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The Balfa Brothers: Legends of Cajun Music

The Balfa Brothers

The Balfa Brothers could not escape the sounds of a fiddle when they were growing up in Grand Louis, Louisiana. Papa Charles Balfa was a farmer and an enthusiastic performer of the Cajun songs and tunes familiar to everyone in French Louisiana.

In 1937, Dewey Balfa was ten years old when he started joining his father and older brother in the family band. A few years later, he convinced his brothers to take their act on the road, a few miles down the road to Hick's Wagonwheel Club. Dewey persuaded his brothers Will, Harry, Rodney, and Burkeman to perform eight dances a week. But the number of performances dwindled as the popularity of rock and roll started to climb in the 1950s.

Dewey worried about the future of the distinctive Cajun sound, realizing it was not being passed to many of the youth of French Louisiana. In 1964, he was called in as a last minute replacement on guitar to perform with a local Cajun band at the Newport Folk Festival in Rhode Island. Dewey was stunned to see seventeen thousand people cheering for more with repeated standing ovations.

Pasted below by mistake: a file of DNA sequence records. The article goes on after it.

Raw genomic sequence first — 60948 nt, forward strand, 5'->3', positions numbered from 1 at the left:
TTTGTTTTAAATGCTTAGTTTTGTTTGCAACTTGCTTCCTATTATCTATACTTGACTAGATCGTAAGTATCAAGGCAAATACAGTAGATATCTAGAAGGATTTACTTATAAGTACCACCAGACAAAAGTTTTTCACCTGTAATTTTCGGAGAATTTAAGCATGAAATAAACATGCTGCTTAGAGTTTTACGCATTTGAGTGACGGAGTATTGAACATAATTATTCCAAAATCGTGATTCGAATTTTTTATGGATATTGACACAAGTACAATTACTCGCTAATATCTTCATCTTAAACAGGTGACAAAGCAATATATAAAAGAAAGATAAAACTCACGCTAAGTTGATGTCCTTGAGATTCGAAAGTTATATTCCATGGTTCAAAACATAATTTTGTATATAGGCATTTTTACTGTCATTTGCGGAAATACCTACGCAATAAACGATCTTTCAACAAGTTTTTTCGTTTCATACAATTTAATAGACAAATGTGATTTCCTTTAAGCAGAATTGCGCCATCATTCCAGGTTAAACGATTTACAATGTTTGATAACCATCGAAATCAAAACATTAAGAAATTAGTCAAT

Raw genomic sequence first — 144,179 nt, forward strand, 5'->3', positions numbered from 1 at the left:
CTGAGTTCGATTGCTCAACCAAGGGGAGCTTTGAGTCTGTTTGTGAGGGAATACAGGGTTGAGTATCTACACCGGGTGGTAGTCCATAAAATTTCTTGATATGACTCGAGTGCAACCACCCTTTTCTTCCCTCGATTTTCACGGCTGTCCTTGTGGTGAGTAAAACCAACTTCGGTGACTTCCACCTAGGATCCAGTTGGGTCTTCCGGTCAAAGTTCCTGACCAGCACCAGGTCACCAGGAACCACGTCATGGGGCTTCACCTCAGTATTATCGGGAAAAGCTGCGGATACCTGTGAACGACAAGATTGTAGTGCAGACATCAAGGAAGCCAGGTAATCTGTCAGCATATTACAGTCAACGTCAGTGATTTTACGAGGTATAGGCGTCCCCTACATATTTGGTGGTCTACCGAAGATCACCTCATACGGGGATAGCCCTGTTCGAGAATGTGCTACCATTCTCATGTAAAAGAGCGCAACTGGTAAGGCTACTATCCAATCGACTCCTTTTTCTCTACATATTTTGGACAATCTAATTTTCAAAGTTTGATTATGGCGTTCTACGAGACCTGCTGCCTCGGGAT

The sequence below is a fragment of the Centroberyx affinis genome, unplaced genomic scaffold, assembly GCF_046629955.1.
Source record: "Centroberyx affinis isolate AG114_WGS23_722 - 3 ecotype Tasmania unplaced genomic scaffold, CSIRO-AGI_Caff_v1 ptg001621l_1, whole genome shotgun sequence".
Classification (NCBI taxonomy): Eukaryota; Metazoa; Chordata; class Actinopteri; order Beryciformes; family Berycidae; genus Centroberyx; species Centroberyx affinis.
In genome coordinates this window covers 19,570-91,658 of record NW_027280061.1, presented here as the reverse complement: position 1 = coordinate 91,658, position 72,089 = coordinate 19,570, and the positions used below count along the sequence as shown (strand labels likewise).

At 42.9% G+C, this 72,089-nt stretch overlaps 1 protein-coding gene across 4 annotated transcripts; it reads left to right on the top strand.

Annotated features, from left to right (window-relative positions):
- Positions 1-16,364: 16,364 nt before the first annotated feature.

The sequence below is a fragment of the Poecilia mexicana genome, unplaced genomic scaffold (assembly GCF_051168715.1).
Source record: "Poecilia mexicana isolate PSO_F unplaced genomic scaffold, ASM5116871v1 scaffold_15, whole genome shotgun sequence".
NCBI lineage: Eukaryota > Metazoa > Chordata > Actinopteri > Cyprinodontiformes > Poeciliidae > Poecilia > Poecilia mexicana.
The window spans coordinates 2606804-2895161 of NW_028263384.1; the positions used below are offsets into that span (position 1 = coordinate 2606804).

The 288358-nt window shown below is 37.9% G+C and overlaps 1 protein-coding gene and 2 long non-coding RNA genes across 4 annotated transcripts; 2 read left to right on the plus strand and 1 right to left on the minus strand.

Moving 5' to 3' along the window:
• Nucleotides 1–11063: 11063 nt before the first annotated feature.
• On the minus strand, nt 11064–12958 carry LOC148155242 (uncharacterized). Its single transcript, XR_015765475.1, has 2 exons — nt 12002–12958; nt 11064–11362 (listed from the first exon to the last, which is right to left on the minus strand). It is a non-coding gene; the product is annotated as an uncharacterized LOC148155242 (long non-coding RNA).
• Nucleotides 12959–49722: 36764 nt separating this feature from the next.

This enthusiastic response was a major turning point for Dewey, who went home with a new sense of pride in his culture and his music. He got his brothers playing again and began bringing their passionate music to festivals across the nation. Soon the brothers were performing in Western Europe. It was The Balfa Brothers who introduced Cajun music to a national and international audience. Moreover, the continuing popularity of Cajun sounds is a testament to the wondrous mixture of charisma and good humor they brought to this ancient dance music from the bayou country.

Tragically, Dewey lost his brothers Will and Rodney in an automobile accident in 1979. To add to that already horrific loss, his wife Hilda passed away in 1980. These combined tragedies were almost enough to bring him down, but he realized that his only choice was to carry on with the goal he had set for himself and his only relief from the suffering was the music itself. He gradually began playing and travelling again, earning a National Heritage Fellowship Award from the National Endowment for the Arts in 1982.

Throughout the 1980s he shared his music with countless audiences and taught many workshops as musicians from around the country became attracted to Cajun music. He continued playing until his death in June of 1992, when he succumbed to the cancer that had been hounding him for some time.

For more info, visit Cracker Barrel Old Country Store® Heritage Music Collection.

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